Animal tests can't be avoided

April 9, 2004

Vivisection is necessary despite the search for alternatives, says Simon Festing

No one wants to use animals for medical research if it can be avoided. It's controversial. The public doesn't like it much. It's expensive. And out of the otherwise sensible laws we have to protect animals, the government has created a mass of pointless paperwork that hinders research.

So why not invest more in alternatives? Since animals are far from perfect models, we could use advanced technologies such as computer imaging and at the same time reduce animal use.

The problem is that in pure biomedical research there is no separate area of activity known as "alternatives research". Rather, there is extensive development of alternatives going on within all areas of science. Because it is embedded within research programmes, it is not defined as research into alternatives.

An example would be the major advances in imaging techniques that led to magnetic resonance imaging (MRI) and positron emission tomography (Pet) scans. The development of MRI merited a Nobel prize and has provided an important alternative to the use of animals through human volunteer research. But it wasn't developed through any programme of alternatives research.

In another example, a leading cancer charity recently funded research into the use of cell culture models of prostate cancer. This work provides an ideal resource for investigating therapies without using animals but was never classified as alternatives research.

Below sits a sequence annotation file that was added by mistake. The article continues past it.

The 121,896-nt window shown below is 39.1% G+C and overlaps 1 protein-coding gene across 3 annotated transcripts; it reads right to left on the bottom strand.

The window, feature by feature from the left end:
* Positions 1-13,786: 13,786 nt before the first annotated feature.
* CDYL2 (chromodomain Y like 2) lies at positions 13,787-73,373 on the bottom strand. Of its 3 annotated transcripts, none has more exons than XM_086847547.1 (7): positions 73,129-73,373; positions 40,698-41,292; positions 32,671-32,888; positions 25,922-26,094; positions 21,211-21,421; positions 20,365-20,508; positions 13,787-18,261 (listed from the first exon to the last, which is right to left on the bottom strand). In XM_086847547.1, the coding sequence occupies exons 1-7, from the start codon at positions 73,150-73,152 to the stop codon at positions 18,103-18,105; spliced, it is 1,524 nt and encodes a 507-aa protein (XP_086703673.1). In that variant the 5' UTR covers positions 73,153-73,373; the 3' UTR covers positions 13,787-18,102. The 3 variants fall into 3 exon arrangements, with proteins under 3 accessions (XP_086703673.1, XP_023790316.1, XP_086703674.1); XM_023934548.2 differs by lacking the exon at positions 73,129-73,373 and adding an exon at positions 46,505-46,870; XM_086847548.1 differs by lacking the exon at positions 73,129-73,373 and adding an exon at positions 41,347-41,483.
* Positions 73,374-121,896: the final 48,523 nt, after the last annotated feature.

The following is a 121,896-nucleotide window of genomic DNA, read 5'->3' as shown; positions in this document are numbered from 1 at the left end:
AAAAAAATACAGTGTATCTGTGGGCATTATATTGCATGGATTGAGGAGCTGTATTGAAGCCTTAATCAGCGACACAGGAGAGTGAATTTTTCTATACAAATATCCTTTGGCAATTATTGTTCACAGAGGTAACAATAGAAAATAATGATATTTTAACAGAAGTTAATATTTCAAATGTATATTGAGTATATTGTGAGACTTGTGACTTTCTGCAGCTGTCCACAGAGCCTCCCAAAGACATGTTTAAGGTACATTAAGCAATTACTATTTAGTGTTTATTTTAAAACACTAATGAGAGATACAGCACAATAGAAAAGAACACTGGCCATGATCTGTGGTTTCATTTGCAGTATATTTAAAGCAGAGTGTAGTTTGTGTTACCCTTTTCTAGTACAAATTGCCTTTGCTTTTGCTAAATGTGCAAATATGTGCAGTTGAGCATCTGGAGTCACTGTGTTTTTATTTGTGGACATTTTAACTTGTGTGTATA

Anti-vivisectionists suggest that alternatives research is neglected. Far from it. Medical research charities and other funding bodies spend hundreds of millions of pounds every year on non-animal technologies. This investment puts them at the forefront of alternatives research.

But there is pressure to do more. A House of Lords select committee on animals in scientific procedures recommended that a "Centre for the 3 Rs" be set up, consisting of a small administrative hub that coordinates research units in existing centres of scientific excellence. The 3 Rs stands for replacement alternatives for animal use, reduction of the number of animals used and refinement of experiments to minimise suffering.

Predictably, anti-vivisectionists have jumped on this bandwagon, calling for a centre for replacement alternatives only. This proposal would neglect the welfare of research animals by ignoring refinement and is contrary to the advice of the Lords committee.

While the Lords recommendation is welcome, there are limits to what can be done. Better coordination and sharing information on the 3 Rs always help, but there is no point searching for alternatives that do not exist. Even those research teams that mapped the human genome are turning to animals to tell us what those genes do. The most powerful supercomputers in the world cannot yet reproduce all the complex interactions of a whole living organism.

Duplication of effort is another potential pitfall. The new Centre for Best Practice for Animals in Research is already running at the Medical Research Council and doing excellent work to improve standards of laboratory animal welfare across the 3 Rs. Any new initiative must fit in with existing projects and ensure scientists are genuinely involved. Otherwise the 3 Rs could become divorced from reality.

Throwing money at a problem simply to be seen to be doing something is evading the issue. For the foreseeable future there is simply no alternative to the use of animals if we want new treatments and cures. It is better to face facts now than to raise false hopes and expectations for the future.

Simon Festing is a doctor and director of public dialogue at the Association of Medical Research Charities.

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